Interfaith leaders rally to raise awareness of homelessness among LGBTQ youth

When I moved to New York City, I was told that there are a set of rules one should follow in order to ride the subway safely. The one I remember and give the most attention to is, "Don't make eye contact." In the six years I've lived in this city, this rule has extended to, "Don't look at anyone in the subway, ever." Tuesday morning, at the Shelter of Peace Press Breakfast and Briefing at Congregation Beit Simchat Torah (CBST), Jeremiah Wallace, a young gay man living at the Ali Forney Center in Manhattan, the largest and most comprehensive housing program in the country for homeless LGBT youth, addressed a group of clergy, activists and members of the press about his experience of being homeless in New York City. "I'm from a lot of different couches and beds, and I'm tired. I'm tired of thinking, wondering what I'm going to eat, will my shoes last another day? I just want to be looked at as me. It's taken me a long time to get here, where I can focus, where I'm free to be me. We need to be more compassionate, we need to be thinking about who's on the train, who's been sleeping there all night because they have nowhere to go."

According to a 2008 Homeless Youth Survey, considered representative of of the homeless youth population in New York, out of 3800 homeless youth in the city every night, 42% are LGBTQ. Out of 250 shelter beds in the city, only 42 are designated for LGBTQ youth, a population consisting of 90% people of color. This population is also at a higher risk for suicide and HIV (a result of sex work traded for a place to sleep).

In response, Shelter of Peace, a project of CBST's Koleinu LGBT Rights Team Initiative, and is working to build a coalition of faith leaders to build awareness around the issue of LGBTQ homeless youth and rally religious communities. "Strongly religious parents are three times more likely to reject their kids for being LGBT," said Carl Sciciliano, Executive Director of the Ali Forney Center, who was part of the press briefing. "Compassionate religious people have to acknowledge and take on the responsibility." The briefing also featured perspectives from youth, as well as Rabbi Sharon Kleinbaum of CBST, and New York City Council Member Lew Fidler.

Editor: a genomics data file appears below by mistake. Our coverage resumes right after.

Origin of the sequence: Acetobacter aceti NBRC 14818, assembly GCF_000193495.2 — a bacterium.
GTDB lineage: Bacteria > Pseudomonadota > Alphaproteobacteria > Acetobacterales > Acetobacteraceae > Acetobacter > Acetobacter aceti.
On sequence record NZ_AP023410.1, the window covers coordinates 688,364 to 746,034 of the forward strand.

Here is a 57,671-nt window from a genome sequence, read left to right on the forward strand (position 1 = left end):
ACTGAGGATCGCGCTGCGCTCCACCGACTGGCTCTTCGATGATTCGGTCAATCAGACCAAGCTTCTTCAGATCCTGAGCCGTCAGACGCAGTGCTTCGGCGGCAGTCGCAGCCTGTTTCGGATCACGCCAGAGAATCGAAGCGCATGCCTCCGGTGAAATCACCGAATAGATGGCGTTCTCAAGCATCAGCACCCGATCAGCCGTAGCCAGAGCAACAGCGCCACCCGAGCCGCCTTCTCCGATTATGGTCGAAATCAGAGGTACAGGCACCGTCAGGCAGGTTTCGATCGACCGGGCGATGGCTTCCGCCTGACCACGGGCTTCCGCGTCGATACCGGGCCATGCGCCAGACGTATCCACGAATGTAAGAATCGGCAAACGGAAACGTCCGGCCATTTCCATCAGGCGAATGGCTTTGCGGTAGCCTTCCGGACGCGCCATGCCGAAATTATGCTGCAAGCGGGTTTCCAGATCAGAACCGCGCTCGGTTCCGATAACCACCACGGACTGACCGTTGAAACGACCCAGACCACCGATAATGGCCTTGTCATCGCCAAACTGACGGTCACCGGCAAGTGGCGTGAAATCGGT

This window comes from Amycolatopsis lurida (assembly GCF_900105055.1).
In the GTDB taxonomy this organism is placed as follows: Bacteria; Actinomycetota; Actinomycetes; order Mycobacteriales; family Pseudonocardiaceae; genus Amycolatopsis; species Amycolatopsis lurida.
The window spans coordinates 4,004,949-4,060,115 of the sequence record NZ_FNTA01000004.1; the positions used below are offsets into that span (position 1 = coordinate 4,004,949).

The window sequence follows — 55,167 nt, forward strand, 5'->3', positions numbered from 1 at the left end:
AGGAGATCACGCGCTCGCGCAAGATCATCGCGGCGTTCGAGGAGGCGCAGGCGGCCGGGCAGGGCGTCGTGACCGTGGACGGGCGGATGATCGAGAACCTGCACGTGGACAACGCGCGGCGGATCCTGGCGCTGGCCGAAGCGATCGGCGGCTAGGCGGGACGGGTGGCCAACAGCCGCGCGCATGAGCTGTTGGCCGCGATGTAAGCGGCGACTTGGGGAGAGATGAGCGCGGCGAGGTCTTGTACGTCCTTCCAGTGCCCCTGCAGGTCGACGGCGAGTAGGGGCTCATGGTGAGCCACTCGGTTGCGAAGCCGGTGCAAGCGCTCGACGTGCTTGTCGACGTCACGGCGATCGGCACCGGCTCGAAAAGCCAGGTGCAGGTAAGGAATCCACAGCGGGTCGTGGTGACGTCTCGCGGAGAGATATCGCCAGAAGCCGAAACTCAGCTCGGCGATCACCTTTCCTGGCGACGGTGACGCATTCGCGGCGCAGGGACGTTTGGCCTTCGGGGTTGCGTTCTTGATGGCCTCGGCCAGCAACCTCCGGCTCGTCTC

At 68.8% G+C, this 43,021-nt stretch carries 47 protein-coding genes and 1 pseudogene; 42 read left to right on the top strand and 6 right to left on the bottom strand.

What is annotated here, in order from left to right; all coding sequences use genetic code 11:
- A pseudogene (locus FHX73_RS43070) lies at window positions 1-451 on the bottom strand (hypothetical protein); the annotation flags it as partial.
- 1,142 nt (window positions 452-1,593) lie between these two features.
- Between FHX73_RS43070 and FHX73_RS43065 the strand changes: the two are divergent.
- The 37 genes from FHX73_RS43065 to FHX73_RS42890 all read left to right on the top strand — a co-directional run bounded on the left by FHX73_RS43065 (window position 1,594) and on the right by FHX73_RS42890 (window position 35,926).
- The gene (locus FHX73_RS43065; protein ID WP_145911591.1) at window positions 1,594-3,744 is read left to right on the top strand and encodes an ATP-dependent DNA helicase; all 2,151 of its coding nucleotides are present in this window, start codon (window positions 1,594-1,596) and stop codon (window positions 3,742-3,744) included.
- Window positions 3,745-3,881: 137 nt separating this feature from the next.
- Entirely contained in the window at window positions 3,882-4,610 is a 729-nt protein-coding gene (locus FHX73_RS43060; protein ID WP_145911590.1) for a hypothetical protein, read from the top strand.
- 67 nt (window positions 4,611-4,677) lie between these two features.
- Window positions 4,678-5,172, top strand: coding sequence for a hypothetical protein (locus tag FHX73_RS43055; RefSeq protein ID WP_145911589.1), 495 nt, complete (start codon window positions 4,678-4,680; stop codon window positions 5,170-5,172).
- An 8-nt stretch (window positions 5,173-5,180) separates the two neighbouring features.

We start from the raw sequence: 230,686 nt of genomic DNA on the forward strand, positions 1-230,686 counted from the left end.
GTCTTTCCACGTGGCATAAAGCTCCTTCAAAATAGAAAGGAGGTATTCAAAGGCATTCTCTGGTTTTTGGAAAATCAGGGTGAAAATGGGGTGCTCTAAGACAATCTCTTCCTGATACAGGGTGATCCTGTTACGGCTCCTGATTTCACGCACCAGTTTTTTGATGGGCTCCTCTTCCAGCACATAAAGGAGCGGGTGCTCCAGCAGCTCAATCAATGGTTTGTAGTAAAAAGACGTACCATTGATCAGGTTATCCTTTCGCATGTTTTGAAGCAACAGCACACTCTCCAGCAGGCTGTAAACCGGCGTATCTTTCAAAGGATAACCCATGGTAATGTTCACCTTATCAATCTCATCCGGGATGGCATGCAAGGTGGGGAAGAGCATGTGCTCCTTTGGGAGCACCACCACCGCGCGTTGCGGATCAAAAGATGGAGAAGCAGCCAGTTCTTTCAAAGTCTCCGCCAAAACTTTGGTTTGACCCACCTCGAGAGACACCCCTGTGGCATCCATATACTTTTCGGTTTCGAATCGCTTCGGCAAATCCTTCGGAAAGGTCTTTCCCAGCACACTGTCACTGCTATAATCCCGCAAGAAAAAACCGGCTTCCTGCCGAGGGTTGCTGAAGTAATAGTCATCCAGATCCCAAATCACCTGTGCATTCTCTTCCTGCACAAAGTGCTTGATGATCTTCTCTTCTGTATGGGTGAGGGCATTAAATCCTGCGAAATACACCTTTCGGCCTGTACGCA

Ava, a transgender youth from a small town in Ohio, who also goes by "Adrian," came to New York looking for a new start after being kicked out by his family. He also found space at the Ali Forney Center. "Transgender folks feel and are unsafe in regular shelters," he said. "I'm lucky. I found a safe place to start over."

As a coalition, Shelter of Peace will demand 4,000 beds for LGBTQ youth in shelters, as well as challenge budget issues such as the elimination of "essential services," such as street outreach teams. "How else do you find these kids?" said Sciciliano. "They aren't going to come on their own, they don't trust adults anymore."

Clergy must be strategic in their approach to LGBTQ youth. Sciciliano added, " You can say, "We hear you, we want to help you'-as a person, not a clergy member. You teach me about your experience. Put the empowerment on them."

The weekend of January 20-22 is marked for the Shelter of Peace Weekend of Prayer and Learning. "We're encouraging congregation to use their main worship service to focus on one aspect of this," said Rabbi Sharon Kleinbaum. How can congregations integrate consciousness raising around this issues in prayer and education? From January through Easter/Passover, clergy are encouraged to give a "Weather Report" consisting of the temperature that night, along with the number of kids who will be out on the street. A commitment card, asking folks to agree to call their senators, become part of a mobilization within their communities, spread awareness, or think of other ways to engage with the issue. "There will be a future," assured Kleinbaum. "Don't give into despair."

New Yorkers: You can also take action by calling Governor Cuomo (518-474-8390), as well as your NY state Assembly member (switchboard 518-455-2800) and Senator (518-455-4100).

The message: I support the Campaign for Youth Shelter. I am calling as a member of my (faith congregation-if affiliated) and a New Yorker to let you know how important it is to us that you add an additional $3 million to the Homeless Youth Services budget, every year, until all our youth have a safe place to sleep every night."

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How to cite this page

Dubofsky, Chanel. "Interfaith leaders rally to raise awareness of homelessness among LGBTQ youth." 10 November 2011. Jewish Women's Archive. (Viewed on June 3, 2023) <>.

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